Electroorganic Synthesis under Flow Conditions
- Mohamed Elsherbini
- Thomas Wirth
- School of Chemistry, Cardiff University, Main Building, Park Place, Cardiff CF10 3AT, United KingdomRead the publication that featured this abstract
Despite the long history of electroorganic synthesis, it did not participate in the mainstream of chemical research for a long time. This is probably due to the lack of equipment and standardized protocols. However, nowadays organic electrochemistry is witnessing a renaissance, and a wide range of interesting electrochemical transformations and methodologies have been developed, not only for academic purposes but also for large scale industrial production. Depending on the source of electricity, electrochemical methods can be inherently green and environmentally benign and can be easily controlled to achieve high levels of selectivity. In addition, the generation and consumption of reactive or unstable intermediates and hazardous reagents can be achieved in a safe way. Limitations of traditional batch-type electrochemical methods such as the restricted electrode surface, the necessity of supporting electrolytes, and the difficulties in scaling up can be alleviated using electrochemical flow cells. Microreactors offer high surface-to-volume ratios and enable precise control over temperature, residence time, flow rate, and pressure. In addition, efficient mixing, enhanced mass and heat transfer, and handling of small volumes lead to simpler scaling-up protocols and minimize safety concerns. Electrolysis under flow conditions reduces the possibility of overoxidation as the reaction mixture is flown continuously out of the reactor in contrast to traditional batch-type electrolysis cells.
In this Account, we highlight our contributions in the area of electroorganic synthesis under flow conditions over the past decade. We have designed and manufactured different generations of electrochemical flow cells. The first-generation reactor was effectively used in developing a simple one-step synthesis of diaryliodonium salts and used in proof-of-concept reactions such as the trifluoromethylation of electron-deficient alkenes via Kolbe electrolysis of trifluoroacetic acid in addition to the selective deprotection of the isonicotinyloxycarbonyl (iNoc) group from carbonates and thiocarbonates. The improved second-generation flow cell enabled the development of efficient synthesis of isoindolinones, benzothiazoles, and thiazolopyridines, achieving gram-scale for some of the products easily without changing the reactor design or reoptimizing the reaction parameters. In addition, the same reactor was used in the development of an efficient continuous flow electrochemical synthesis of hypervalent iodine reagents. The generated unstable hypervalent iodine reagents were easily used without isolation in various oxidative transformations in a coupled flow/flow manner and could be easily transformed into bench-stable reagents via quantitative ligand exchange with the appropriate acids. Our second-generation reactor was further improved and commercialized by Vapourtec Ltd. We have demonstrated the power of online analysis in accelerating optimizations and methodology development. Online mass spectrometry enabled fast screening of the charge needed for the cyclization of amides to isoindolinones. The power of online 2D-HPLC combined with a Design of Experiments approach empowered the rapid optimization of stereoselective electrochemical alkoxylations of amino acid derivatives.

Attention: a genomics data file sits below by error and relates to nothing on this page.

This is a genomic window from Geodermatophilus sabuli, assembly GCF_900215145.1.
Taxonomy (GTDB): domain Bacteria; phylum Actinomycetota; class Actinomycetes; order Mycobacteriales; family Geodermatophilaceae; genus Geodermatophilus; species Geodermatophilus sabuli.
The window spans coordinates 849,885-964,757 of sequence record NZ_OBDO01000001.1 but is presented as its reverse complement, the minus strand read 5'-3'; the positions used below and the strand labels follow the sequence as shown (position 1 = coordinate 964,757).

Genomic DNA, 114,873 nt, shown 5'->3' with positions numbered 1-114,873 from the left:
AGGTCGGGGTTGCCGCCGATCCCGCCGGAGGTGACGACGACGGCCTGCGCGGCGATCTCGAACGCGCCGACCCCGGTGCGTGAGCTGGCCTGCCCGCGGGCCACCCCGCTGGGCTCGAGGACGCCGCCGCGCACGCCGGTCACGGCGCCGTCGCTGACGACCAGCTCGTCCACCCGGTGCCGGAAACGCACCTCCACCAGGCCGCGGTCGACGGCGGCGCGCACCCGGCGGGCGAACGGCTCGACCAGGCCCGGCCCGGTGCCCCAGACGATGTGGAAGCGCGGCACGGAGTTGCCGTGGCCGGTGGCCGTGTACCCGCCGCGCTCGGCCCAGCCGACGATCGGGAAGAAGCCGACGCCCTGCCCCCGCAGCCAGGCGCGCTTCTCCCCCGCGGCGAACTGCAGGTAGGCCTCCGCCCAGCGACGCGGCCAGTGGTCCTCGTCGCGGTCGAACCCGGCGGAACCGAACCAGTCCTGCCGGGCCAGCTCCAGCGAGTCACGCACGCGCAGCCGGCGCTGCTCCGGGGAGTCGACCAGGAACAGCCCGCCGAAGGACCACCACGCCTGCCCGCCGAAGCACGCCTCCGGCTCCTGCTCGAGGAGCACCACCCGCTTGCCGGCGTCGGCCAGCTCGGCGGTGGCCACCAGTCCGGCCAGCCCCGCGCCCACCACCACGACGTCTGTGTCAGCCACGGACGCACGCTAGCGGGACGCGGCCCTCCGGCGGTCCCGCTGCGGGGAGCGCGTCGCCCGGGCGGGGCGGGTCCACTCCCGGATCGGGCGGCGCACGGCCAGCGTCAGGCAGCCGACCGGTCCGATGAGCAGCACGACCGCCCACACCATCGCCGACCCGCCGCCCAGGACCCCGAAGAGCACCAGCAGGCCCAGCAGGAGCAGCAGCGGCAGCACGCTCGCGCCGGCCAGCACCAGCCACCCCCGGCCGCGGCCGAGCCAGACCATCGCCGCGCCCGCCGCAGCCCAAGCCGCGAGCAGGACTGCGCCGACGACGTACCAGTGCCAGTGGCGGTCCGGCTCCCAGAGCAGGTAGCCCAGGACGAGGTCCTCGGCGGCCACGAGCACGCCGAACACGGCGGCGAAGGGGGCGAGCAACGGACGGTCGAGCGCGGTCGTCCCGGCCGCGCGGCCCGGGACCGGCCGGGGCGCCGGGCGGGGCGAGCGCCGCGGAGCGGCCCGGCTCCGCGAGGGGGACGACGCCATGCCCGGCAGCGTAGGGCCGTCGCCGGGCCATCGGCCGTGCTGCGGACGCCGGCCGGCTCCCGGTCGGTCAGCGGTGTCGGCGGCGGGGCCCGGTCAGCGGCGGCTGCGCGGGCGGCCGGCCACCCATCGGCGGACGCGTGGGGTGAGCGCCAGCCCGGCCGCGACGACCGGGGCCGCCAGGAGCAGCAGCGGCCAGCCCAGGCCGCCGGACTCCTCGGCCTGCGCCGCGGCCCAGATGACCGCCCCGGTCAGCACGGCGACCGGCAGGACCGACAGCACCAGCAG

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The R-Series is undoubtedly the most versatile, modular flow chemistry system available today.
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The E-Series is a robust and affordable, entry level flow chemistry system designed for reliability and ease of use.